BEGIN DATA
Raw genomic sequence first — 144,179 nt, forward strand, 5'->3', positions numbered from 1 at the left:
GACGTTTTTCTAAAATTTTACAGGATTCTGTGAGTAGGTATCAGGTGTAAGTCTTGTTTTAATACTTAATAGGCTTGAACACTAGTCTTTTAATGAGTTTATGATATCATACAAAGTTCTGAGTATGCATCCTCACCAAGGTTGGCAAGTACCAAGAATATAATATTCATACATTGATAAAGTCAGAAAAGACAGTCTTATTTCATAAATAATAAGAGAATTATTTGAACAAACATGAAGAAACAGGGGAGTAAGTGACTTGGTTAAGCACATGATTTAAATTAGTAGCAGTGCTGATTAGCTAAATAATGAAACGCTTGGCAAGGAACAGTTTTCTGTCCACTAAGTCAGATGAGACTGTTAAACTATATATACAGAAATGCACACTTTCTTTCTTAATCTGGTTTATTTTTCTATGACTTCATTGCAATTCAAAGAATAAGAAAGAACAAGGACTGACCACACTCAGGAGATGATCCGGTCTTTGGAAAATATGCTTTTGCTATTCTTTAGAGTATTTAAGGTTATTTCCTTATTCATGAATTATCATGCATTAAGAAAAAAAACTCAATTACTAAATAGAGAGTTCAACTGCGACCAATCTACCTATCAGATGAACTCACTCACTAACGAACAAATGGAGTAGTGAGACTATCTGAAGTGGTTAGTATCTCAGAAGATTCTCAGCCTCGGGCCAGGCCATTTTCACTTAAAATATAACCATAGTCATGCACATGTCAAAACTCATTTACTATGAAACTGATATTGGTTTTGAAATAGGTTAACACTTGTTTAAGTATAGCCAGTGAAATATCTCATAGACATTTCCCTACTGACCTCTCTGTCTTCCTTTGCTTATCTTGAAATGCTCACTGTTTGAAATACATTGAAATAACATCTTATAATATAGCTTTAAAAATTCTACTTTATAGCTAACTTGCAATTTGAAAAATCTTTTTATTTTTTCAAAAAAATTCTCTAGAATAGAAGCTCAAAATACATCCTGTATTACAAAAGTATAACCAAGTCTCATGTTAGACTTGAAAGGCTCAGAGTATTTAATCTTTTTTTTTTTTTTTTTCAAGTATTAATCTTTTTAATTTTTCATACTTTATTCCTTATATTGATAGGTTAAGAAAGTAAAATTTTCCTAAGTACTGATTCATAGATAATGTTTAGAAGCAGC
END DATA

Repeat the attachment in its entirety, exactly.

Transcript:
Raw genomic sequence first — 144,179 nt, forward strand, 5'->3', positions numbered from 1 at the left:
GACGTTTTTCTAAAATTTTACAGGATTCTGTGAGTAGGTATCAGGTGTAAGTCTTGTTTTAATACTTAATAGGCTTGAACACTAGTCTTTTAATGAGTTTATGATATCATACAAAGTTCTGAGTATGCATCCTCACCAAGGTTGGCAAGTACCAAGAATATAATATTCATACATTGATAAAGTCAGAAAAGACAGTCTTATTTCATAAATAATAAGAGAATTATTTGAACAAACATGAAGAAACAGGGGAGTAAGTGACTTGGTTAAGCACATGATTTAAATTAGTAGCAGTGCTGATTAGCTAAATAATGAAACGCTTGGCAAGGAACAGTTTTCTGTCCACTAAGTCAGATGAGACTGTTAAACTATATATACAGAAATGCACACTTTCTTTCTTAATCTGGTTTATTTTTCTATGACTTCATTGCAATTCAAAGAATAAGAAAGAACAAGGACTGACCACACTCAGGAGATGATCCGGTCTTTGGAAAATATGCTTTTGCTATTCTTTAGAGTATTTAAGGTTATTTCCTTATTCATGAATTATCATGCATTAAGAAAAAAAACTCAATTACTAAATAGAGAGTTCAACTGCGACCAATCTACCTATCAGATGAACTCACTCACTAACGAACAAATGGAGTAGTGAGACTATCTGAAGTGGTTAGTATCTCAGAAGATTCTCAGCCTCGGGCCAGGCCATTTTCACTTAAAATATAACCATAGTCATGCACATGTCAAAACTCATTTACTATGAAACTGATATTGGTTTTGAAATAGGTTAACACTTGTTTAAGTATAGCCAGTGAAATATCTCATAGACATTTCCCTACTGACCTCTCTGTCTTCCTTTGCTTATCTTGAAATGCTCACTGTTTGAAATACATTGAAATAACATCTTATAATATAGCTTTAAAAATTCTACTTTATAGCTAACTTGCAATTTGAAAAATCTTTTTATTTTTTCAAAAAAATTCTCTAGAATAGAAGCTCAAAATACATCCTGTATTACAAAAGTATAACCAAGTCTCATGTTAGACTTGAAAGGCTCAGAGTATTTAATCTTTTTTTTTTTTTTTTTCAAGTATTAATCTTTTTAATTTTTCATACTTTATTCCTTATATTGATAGGTTAAGAAAGTAAAATTTTCCTAAGTACTGATTCATAGATAATGTTTAGAAGCAGC